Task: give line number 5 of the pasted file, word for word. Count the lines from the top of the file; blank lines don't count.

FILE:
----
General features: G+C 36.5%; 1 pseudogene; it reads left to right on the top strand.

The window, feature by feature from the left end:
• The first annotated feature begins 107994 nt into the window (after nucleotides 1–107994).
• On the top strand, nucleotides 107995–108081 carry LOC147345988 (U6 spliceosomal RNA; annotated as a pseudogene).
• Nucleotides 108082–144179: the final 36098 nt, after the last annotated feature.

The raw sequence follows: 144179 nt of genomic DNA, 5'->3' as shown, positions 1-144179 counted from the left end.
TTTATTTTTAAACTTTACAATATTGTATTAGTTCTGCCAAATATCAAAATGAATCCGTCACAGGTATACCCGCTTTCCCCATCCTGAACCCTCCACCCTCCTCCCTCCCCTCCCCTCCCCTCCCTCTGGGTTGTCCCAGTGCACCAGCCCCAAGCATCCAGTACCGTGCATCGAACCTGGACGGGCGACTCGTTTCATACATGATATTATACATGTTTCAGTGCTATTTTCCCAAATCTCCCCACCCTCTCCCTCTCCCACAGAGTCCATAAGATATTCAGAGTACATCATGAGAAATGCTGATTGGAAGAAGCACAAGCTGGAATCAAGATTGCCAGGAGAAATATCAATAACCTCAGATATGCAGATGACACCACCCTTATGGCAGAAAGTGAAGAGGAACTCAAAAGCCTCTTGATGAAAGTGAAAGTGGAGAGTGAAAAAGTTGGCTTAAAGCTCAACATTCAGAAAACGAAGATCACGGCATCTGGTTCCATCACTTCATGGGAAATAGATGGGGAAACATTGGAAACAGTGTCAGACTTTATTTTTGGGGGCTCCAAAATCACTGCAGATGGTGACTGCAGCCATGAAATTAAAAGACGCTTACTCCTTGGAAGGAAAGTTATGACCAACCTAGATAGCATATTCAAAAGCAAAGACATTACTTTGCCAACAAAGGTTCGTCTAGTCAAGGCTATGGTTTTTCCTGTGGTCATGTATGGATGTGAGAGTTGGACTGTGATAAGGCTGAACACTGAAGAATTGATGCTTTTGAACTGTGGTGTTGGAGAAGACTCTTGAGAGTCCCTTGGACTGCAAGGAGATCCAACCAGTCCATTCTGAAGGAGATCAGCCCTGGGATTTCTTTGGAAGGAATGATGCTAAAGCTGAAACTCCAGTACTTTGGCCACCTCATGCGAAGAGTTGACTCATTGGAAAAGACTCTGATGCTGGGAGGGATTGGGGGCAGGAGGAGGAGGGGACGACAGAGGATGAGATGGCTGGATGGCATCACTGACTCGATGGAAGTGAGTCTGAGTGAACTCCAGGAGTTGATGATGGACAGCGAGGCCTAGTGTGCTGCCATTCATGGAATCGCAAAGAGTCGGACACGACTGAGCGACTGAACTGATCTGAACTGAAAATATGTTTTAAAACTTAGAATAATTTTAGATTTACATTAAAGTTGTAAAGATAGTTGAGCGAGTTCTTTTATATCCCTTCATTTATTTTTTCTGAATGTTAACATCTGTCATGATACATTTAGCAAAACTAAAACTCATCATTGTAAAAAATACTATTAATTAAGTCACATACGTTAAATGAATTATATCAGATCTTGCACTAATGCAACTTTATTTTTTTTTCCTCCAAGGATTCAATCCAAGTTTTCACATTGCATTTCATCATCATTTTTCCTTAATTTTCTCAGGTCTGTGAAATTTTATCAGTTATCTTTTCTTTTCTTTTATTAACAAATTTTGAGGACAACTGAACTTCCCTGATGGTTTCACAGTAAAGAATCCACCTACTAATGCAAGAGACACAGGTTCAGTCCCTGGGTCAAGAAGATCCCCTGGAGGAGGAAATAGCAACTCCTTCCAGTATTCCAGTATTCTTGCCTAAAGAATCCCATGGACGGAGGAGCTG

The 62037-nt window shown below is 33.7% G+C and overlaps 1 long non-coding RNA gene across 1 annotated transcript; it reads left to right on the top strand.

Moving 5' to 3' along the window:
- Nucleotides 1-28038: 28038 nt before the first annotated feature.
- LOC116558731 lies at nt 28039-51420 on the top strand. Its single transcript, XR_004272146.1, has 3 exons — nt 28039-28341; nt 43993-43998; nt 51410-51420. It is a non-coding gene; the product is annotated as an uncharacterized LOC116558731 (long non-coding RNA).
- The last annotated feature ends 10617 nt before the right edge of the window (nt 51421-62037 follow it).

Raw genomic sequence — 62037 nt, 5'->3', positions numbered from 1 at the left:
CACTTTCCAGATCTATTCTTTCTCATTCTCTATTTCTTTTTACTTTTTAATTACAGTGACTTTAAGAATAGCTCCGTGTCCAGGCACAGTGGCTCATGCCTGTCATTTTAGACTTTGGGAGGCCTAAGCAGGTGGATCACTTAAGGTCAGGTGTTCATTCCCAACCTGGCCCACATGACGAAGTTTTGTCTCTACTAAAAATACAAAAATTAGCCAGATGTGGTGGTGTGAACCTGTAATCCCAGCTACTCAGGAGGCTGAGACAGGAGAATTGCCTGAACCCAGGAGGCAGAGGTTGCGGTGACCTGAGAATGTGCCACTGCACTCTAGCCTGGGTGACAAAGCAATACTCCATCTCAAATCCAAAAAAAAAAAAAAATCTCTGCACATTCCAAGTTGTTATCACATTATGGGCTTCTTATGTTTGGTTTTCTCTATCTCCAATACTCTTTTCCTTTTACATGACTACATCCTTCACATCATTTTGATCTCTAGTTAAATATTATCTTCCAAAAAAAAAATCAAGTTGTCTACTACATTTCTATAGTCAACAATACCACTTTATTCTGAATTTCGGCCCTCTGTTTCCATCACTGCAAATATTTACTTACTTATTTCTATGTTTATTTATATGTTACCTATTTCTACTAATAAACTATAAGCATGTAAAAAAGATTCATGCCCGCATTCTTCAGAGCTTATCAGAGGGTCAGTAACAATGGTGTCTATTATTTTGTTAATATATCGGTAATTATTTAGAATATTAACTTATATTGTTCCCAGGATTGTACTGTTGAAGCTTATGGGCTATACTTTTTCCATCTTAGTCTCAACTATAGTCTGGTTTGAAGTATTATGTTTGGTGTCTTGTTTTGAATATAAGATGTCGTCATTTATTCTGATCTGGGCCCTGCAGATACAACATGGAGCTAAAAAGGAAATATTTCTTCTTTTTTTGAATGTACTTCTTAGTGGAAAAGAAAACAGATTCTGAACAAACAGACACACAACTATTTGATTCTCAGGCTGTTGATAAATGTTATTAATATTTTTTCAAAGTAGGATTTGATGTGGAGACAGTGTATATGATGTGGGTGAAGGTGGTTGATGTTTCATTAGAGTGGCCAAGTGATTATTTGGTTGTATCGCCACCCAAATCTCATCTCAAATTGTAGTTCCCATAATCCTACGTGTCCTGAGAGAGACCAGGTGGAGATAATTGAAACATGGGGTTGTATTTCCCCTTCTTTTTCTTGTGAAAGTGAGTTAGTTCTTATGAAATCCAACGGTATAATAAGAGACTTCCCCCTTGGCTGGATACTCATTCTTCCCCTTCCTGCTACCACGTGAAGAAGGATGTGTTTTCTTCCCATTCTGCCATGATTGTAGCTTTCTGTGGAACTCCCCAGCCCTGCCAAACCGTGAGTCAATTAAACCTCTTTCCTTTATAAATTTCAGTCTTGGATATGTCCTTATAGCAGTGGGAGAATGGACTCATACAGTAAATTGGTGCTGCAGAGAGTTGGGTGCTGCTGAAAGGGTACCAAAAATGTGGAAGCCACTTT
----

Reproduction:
• Nucleotides 108082–144179: the final 36098 nt, after the last annotated feature.